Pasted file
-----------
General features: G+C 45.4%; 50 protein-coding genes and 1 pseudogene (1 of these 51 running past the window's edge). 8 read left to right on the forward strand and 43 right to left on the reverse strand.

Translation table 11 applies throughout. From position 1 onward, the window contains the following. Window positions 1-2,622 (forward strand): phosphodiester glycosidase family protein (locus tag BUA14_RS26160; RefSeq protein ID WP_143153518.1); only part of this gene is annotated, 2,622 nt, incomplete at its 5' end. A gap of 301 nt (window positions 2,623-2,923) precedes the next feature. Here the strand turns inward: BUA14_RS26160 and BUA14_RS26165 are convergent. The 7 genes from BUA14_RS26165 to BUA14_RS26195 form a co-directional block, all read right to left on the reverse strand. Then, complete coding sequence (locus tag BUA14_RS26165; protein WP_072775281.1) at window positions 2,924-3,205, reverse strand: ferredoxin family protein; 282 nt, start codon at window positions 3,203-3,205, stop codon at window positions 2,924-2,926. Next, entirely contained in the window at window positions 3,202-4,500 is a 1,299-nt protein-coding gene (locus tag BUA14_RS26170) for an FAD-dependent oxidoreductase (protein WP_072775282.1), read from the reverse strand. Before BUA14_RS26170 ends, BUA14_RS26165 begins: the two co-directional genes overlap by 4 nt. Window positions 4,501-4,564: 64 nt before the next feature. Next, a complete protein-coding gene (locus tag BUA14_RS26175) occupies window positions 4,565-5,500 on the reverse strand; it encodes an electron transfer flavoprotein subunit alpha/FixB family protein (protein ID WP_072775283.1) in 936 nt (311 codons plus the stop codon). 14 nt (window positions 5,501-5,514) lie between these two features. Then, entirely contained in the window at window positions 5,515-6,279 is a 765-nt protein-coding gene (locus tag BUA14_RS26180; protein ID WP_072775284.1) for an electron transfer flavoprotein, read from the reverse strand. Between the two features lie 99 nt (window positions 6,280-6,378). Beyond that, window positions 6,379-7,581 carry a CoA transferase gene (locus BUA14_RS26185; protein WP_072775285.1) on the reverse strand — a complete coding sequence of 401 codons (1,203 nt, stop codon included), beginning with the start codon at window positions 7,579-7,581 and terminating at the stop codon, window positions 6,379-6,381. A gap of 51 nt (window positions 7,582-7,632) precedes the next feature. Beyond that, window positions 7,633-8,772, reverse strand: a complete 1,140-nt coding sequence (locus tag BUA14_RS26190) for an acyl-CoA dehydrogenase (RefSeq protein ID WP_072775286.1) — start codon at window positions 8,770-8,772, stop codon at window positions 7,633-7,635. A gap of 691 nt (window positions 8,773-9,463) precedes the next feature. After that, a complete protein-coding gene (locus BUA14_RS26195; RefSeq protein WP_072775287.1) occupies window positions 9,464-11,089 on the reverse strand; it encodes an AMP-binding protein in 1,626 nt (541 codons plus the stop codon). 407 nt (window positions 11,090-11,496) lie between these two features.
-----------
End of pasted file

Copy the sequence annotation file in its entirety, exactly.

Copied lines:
General features: G+C 45.4%; 50 protein-coding genes and 1 pseudogene (1 of these 51 running past the window's edge). 8 read left to right on the forward strand and 43 right to left on the reverse strand.

Translation table 11 applies throughout. From position 1 onward, the window contains the following. Window positions 1-2,622 (forward strand): phosphodiester glycosidase family protein (locus tag BUA14_RS26160; RefSeq protein ID WP_143153518.1); only part of this gene is annotated, 2,622 nt, incomplete at its 5' end. A gap of 301 nt (window positions 2,623-2,923) precedes the next feature. Here the strand turns inward: BUA14_RS26160 and BUA14_RS26165 are convergent. The 7 genes from BUA14_RS26165 to BUA14_RS26195 form a co-directional block, all read right to left on the reverse strand. Then, complete coding sequence (locus tag BUA14_RS26165; protein WP_072775281.1) at window positions 2,924-3,205, reverse strand: ferredoxin family protein; 282 nt, start codon at window positions 3,203-3,205, stop codon at window positions 2,924-2,926. Next, entirely contained in the window at window positions 3,202-4,500 is a 1,299-nt protein-coding gene (locus tag BUA14_RS26170) for an FAD-dependent oxidoreductase (protein WP_072775282.1), read from the reverse strand. Before BUA14_RS26170 ends, BUA14_RS26165 begins: the two co-directional genes overlap by 4 nt. Window positions 4,501-4,564: 64 nt before the next feature. Next, a complete protein-coding gene (locus tag BUA14_RS26175) occupies window positions 4,565-5,500 on the reverse strand; it encodes an electron transfer flavoprotein subunit alpha/FixB family protein (protein ID WP_072775283.1) in 936 nt (311 codons plus the stop codon). 14 nt (window positions 5,501-5,514) lie between these two features. Then, entirely contained in the window at window positions 5,515-6,279 is a 765-nt protein-coding gene (locus tag BUA14_RS26180; protein ID WP_072775284.1) for an electron transfer flavoprotein, read from the reverse strand. Between the two features lie 99 nt (window positions 6,280-6,378). Beyond that, window positions 6,379-7,581 carry a CoA transferase gene (locus BUA14_RS26185; protein WP_072775285.1) on the reverse strand — a complete coding sequence of 401 codons (1,203 nt, stop codon included), beginning with the start codon at window positions 7,579-7,581 and terminating at the stop codon, window positions 6,379-6,381. A gap of 51 nt (window positions 7,582-7,632) precedes the next feature. Beyond that, window positions 7,633-8,772, reverse strand: a complete 1,140-nt coding sequence (locus tag BUA14_RS26190) for an acyl-CoA dehydrogenase (RefSeq protein ID WP_072775286.1) — start codon at window positions 8,770-8,772, stop codon at window positions 7,633-7,635. A gap of 691 nt (window positions 8,773-9,463) precedes the next feature. After that, a complete protein-coding gene (locus BUA14_RS26195; RefSeq protein WP_072775287.1) occupies window positions 9,464-11,089 on the reverse strand; it encodes an AMP-binding protein in 1,626 nt (541 codons plus the stop codon). 407 nt (window positions 11,090-11,496) lie between these two features.